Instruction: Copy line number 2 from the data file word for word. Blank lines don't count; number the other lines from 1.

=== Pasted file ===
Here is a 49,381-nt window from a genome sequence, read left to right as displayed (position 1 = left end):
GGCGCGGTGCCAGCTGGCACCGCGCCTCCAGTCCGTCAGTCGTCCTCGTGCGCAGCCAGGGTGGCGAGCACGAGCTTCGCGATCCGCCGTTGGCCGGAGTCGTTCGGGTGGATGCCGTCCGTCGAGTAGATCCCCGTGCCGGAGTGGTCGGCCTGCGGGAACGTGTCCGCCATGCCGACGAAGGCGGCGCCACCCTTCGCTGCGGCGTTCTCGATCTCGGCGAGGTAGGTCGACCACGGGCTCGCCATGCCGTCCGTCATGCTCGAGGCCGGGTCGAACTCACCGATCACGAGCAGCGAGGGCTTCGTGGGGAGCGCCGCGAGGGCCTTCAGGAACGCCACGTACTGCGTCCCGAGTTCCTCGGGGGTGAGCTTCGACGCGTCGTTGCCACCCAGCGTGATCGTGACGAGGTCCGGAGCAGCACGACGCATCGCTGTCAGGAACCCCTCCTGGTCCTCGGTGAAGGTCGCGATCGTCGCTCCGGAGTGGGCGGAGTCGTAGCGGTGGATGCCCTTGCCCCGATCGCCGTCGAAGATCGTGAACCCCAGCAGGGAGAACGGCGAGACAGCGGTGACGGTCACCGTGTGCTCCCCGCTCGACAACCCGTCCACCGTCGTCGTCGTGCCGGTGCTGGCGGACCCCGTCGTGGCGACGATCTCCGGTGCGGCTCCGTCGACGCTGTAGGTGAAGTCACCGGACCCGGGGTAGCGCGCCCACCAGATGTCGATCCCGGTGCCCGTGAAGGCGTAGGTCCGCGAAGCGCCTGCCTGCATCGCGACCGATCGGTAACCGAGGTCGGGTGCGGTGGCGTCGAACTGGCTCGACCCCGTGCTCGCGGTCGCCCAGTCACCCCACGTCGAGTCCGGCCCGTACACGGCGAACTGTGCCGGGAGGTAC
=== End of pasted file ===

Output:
GGCGCGGTGCCAGCTGGCACCGCGCCTCCAGTCCGTCAGTCGTCCTCGTGCGCAGCCAGGGTGGCGAGCACGAGCTTCGCGATCCGCCGTTGGCCGGAGTCGTTCGGGTGGATGCCGTCCGTCGAGTAGATCCCCGTGCCGGAGTGGTCGGCCTGCGGGAACGTGTCCGCCATGCCGACGAAGGCGGCGCCACCCTTCGCTGCGGCGTTCTCGATCTCGGCGAGGTAGGTCGACCACGGGCTCGCCATGCCGTCCGTCATGCTCGAGGCCGGGTCGAACTCACCGATCACGAGCAGCGAGGGCTTCGTGGGGAGCGCCGCGAGGGCCTTCAGGAACGCCACGTACTGCGTCCCGAGTTCCTCGGGGGTGAGCTTCGACGCGTCGTTGCCACCCAGCGTGATCGTGACGAGGTCCGGAGCAGCACGACGCATCGCTGTCAGGAACCCCTCCTGGTCCTCGGTGAAGGTCGCGATCGTCGCTCCGGAGTGGGCGGAGTCGTAGCGGTGGATGCCCTTGCCCCGATCGCCGTCGAAGATCGTGAACCCCAGCAGGGAGAACGGCGAGACAGCGGTGACGGTCACCGTGTGCTCCCCGCTCGACAACCCGTCCACCGTCGTCGTCGTGCCGGTGCTGGCGGACCCCGTCGTGGCGACGATCTCCGGTGCGGCTCCGTCGACGCTGTAGGTGAAGTCACCGGACCCGGGGTAGCGCGCCCACCAGATGTCGATCCCGGTGCCCGTGAAGGCGTAGGTCCGCGAAGCGCCTGCCTGCATCGCGACCGATCGGTAACCGAGGTCGGGTGCGGTGGCGTCGAACTGGCTCGACCCCGTGCTCGCGGTCGCCCAGTCACCCCACGTCGAGTCCGGCCCGTACACGGCGAACTGTGCCGGGAGGTAC